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12 minutes ago, j2 lot said:

I have to say I am not strongly opinionated on the Euro vote like I was on the Scottish Indy vote (No vote then and always), I probably sway towards leaving the EU but don't know enough about it to be sure, but I sure as hell won't be voting based on phone roaming charges!!  Anyone who makes such a decision made on the strength of a (£20?) phone bill a couple of times a year isn't clever enough to be given a vote ...... 

It was a £900 bill actually. You only ever need one of those ;)

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Great piece from Hitchens as usual in the MoS. He mentions the decision to produce medals in France (now recinded I think owing to protests) in context of the EU:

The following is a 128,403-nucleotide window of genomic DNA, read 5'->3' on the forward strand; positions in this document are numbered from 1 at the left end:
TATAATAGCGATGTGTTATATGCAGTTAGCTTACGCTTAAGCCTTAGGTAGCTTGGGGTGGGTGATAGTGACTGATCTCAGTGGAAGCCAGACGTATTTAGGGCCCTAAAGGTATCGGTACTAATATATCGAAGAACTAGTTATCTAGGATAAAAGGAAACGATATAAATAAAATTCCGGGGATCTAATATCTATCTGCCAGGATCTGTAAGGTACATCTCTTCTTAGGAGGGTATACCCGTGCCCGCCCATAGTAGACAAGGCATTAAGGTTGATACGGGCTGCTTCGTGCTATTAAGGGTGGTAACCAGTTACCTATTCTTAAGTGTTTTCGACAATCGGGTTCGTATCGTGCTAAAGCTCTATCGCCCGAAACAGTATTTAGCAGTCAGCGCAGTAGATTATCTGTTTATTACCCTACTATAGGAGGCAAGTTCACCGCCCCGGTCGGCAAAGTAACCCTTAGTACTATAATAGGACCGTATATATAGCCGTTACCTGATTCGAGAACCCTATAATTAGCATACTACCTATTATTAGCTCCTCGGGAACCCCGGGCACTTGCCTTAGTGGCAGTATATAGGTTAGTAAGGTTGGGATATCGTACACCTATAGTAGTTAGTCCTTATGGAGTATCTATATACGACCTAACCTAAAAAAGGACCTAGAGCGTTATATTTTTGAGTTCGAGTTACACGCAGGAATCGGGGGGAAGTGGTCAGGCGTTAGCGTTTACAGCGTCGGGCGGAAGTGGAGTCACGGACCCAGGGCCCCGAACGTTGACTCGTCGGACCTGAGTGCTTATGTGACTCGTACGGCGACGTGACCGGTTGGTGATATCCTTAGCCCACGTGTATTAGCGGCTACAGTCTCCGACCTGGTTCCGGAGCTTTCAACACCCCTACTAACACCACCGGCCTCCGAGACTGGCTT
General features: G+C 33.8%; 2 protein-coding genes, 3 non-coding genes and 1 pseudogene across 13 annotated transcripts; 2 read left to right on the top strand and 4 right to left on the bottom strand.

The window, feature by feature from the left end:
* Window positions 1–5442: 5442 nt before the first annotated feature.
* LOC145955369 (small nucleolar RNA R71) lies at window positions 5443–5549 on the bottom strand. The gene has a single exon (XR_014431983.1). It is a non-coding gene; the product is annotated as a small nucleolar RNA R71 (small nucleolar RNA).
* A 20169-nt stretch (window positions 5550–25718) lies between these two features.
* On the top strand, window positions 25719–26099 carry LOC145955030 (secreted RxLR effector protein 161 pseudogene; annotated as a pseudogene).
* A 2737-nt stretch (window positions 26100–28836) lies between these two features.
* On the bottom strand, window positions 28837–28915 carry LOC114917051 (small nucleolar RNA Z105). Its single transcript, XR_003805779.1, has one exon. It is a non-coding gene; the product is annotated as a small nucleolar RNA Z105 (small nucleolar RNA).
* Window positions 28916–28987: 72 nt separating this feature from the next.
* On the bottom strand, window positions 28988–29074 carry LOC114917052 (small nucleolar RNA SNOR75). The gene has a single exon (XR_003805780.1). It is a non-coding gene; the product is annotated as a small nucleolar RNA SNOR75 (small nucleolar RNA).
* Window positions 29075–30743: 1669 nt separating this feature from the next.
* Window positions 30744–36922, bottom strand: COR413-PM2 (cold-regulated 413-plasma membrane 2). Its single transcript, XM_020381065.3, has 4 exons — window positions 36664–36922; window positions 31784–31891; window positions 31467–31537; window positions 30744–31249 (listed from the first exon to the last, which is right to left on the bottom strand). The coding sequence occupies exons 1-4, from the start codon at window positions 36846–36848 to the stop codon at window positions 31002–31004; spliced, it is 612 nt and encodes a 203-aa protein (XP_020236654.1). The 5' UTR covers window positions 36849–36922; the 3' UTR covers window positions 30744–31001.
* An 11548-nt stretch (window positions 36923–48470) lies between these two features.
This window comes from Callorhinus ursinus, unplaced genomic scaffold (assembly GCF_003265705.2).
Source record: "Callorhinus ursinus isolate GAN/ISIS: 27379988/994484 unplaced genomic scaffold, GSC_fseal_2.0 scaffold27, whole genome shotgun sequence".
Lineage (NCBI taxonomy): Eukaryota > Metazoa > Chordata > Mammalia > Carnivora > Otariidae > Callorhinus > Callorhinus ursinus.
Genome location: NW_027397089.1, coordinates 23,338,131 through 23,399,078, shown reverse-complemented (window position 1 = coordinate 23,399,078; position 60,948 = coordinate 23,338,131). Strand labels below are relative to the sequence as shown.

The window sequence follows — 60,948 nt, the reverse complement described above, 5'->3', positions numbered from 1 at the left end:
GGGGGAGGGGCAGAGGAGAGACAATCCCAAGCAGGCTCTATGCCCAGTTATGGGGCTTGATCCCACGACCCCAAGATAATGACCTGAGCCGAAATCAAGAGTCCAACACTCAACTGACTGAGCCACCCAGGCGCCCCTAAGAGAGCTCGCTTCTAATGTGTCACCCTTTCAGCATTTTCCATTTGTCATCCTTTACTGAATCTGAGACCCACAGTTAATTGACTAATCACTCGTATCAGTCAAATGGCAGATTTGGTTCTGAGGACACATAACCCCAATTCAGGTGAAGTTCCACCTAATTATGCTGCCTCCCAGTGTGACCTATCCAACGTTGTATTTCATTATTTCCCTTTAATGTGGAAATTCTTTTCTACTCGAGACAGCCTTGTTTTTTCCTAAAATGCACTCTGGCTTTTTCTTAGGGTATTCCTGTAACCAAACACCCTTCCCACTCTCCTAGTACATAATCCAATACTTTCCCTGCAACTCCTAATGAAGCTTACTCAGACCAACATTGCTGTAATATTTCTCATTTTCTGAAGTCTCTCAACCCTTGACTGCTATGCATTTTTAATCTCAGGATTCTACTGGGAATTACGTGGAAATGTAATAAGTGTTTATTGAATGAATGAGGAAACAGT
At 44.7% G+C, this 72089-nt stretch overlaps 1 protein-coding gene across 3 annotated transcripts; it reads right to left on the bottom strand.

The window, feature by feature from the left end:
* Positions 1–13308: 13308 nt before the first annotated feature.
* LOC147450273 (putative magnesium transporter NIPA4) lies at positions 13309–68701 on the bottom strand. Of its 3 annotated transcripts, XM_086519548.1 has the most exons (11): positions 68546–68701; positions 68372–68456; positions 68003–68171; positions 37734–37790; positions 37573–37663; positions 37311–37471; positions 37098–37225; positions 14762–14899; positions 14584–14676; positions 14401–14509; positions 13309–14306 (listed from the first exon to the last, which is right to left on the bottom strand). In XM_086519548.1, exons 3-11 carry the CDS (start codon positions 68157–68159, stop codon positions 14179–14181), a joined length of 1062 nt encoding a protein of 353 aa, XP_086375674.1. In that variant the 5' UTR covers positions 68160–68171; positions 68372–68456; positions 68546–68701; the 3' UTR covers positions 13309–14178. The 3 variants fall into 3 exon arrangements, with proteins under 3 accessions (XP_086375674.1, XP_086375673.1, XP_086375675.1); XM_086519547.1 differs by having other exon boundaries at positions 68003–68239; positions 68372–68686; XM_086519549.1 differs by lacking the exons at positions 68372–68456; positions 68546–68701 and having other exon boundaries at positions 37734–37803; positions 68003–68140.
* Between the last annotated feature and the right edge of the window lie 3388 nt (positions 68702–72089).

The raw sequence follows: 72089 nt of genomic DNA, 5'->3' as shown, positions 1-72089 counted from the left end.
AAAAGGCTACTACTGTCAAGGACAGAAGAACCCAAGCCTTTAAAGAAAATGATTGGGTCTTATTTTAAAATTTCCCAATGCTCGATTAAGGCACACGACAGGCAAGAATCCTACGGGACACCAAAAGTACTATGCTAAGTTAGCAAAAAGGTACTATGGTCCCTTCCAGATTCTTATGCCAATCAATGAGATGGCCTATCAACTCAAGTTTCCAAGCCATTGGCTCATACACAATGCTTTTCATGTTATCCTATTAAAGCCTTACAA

Of course France would never in a thousand years have considered giving a British firm the contract to make its medals. Quite right, too. 

The reason why we have even discussed awarding such a contract to the French is that we believe, as they do not, in the absolute rule of law – the thing which distinguishes us from all the rest of Europe. 

So when we sign an agreement saying our markets are open, we mean it. And when they sign it, they don’t. The only way we would ever prosper in the EU is if we sank to their standards.

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I will be voting out as I don't think we should have joined in the first place - I was given a detention at school (aged 11) prior to the referendum in 1975 for trying to persuade fellow students to vote out!